Edge computing positively impacts augmented reality
Edge computing and augmented reality (AR) are two emerging technologies changing how we interact with the world. Augmented reality combines real-world views with computer-generated elements to create an interactive, immersive experience.
Although the possibilities are exciting, implementing AR can be costly and poses risks to cyber security.
On the other hand, Edge computing brings data storage and processing closer to the edge of the network, making AR more accessible, cost-effective, and secure.
In this article, we’ll explore the impact of Edge computing on augmented reality and how it’s revolutionizing the way AR is being used.
Augmented reality explained
As mentioned, augmented reality (AR) combines the real world with computer-generated elements, creating an interactive, immersive experience.
With the increasing availability of AR-enabled devices (such as smartphones), AR technology is becoming more accessible to people around the globe.
It allows users to view and interact with their surroundings in new and exciting ways. For example, AR can let one see a dinosaur landing in a park or cartoon characters mingling with real-life pets!
AR systems typically consist of several key components:
- A camera: This captures the real-world environment and feeds it into the AR system.
- A processor: Processors perform image processing on the camera’s input to identify and track features in the real world.
- A display: This component presents the digital content and information superimposed on the real-world view. This can involve a smartphone screen, a head-mounted display (HMD), or a projected image.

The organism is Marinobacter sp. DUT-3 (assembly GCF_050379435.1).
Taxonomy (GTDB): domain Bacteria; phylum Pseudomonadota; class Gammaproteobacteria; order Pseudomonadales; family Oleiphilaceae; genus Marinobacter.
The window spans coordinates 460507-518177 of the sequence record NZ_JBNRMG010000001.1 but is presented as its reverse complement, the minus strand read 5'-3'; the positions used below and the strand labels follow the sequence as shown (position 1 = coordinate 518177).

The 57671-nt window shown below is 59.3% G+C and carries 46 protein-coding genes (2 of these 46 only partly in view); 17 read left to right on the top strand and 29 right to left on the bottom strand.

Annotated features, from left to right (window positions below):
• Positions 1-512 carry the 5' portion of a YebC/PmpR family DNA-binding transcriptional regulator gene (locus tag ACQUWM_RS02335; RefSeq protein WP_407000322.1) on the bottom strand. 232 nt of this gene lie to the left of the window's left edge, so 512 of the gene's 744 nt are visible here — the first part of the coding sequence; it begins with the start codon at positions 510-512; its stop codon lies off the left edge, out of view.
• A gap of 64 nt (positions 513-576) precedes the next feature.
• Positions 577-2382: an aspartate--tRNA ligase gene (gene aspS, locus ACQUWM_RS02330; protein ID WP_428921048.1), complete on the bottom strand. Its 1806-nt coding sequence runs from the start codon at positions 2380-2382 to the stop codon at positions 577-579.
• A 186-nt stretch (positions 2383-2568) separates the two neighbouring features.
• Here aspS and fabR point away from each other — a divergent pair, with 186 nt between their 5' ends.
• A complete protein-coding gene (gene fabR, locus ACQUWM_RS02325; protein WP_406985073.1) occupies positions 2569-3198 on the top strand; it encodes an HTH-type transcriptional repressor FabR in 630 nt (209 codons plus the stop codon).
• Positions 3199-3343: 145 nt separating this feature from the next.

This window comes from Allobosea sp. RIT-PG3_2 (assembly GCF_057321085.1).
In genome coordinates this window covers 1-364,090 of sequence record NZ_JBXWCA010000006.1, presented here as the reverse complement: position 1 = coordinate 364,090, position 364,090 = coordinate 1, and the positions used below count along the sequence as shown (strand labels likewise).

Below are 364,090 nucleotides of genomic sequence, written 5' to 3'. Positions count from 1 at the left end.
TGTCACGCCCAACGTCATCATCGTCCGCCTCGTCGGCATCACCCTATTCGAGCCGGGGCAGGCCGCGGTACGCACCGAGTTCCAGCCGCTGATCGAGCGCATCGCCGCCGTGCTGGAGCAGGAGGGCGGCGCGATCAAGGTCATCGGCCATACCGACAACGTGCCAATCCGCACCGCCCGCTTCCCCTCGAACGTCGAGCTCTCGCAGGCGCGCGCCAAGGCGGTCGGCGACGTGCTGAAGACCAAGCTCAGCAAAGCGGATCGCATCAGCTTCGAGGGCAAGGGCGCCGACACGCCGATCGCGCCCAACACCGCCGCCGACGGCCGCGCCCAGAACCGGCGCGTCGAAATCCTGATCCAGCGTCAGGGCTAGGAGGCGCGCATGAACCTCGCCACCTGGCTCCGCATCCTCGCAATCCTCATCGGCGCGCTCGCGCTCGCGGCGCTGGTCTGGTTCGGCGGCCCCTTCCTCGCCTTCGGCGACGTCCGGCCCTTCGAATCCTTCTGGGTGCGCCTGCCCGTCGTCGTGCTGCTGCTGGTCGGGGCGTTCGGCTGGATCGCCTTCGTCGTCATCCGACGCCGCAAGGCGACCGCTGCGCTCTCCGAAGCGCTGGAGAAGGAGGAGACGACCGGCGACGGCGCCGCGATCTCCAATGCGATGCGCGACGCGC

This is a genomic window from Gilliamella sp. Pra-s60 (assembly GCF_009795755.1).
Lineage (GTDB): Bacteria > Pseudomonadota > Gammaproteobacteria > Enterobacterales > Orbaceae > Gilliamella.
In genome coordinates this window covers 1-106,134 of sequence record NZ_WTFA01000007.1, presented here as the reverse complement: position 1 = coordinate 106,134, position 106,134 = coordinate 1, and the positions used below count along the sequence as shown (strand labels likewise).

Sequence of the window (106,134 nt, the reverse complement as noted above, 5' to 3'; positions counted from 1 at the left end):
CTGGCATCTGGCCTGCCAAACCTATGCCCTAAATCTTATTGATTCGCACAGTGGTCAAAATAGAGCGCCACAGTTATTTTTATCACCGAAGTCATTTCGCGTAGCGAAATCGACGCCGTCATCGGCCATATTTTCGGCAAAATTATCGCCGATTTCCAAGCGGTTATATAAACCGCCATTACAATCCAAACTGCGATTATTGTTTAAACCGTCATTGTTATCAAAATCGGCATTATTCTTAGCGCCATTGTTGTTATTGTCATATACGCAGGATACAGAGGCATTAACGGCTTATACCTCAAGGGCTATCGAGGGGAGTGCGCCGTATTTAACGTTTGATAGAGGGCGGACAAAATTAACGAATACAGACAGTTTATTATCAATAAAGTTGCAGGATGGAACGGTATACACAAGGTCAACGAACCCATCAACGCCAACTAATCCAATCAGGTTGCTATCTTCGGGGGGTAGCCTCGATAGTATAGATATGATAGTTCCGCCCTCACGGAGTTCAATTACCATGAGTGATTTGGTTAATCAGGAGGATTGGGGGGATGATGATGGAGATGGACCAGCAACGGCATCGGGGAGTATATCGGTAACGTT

- Tracking and alignment: This aligns virtual content with the real-world environment. It uses various tracking techniques such as marker-based tracking, feature-based tracking, or SLAM (simultaneous localization and mapping).
- Interaction: This component enables users to interact with virtual content. This could be done through gestures, voice commands, or a handheld controller.
- Software: The software component is the backbone of the AR system. It includes the programming that makes the AR experience possible. This software can be developed using various AR Software Development Kits.
AR can be found in everyday applications, like Snapchat lenses and shopping apps, as well as in games like Pokémon Go.
Beyond entertainment, AR has a wide range of practical uses in enhanced navigation systems, sports broadcasting, interior design, and medical procedures.
For example, AR can assist in surgeries, provide real-time data for military pilots on helmet visors, and bring historical sites to life by overlaying images of ancient civilizations on ruins.
For the everyday consumer, AR has the power to make experiences more engaging, personalized, and fun by bringing them closer to users in their own environment.
What’s the difference between augmented reality and virtual reality?
Before we explore the role Edge computing plays in AR, it’s essential to differentiate AR from virtual reality (VR).
This distinction is important because AR and VR are different technologies with specific uses and applications.
The differences between AR and VR are as follows:
- AR enhances the real world by superimposing computer-generated elements, while VR creates an entirely artificial environment that replaces the real world.
- AR is interactive and allows users to view and interact with their real-world surroundings, while VR is designed to immerse users in a wholly digital environment.
- AR systems typically use a camera to capture the real world and display digital content superimposed on it. VR systems usually use head-mounted displays to fully immerse users in digital content.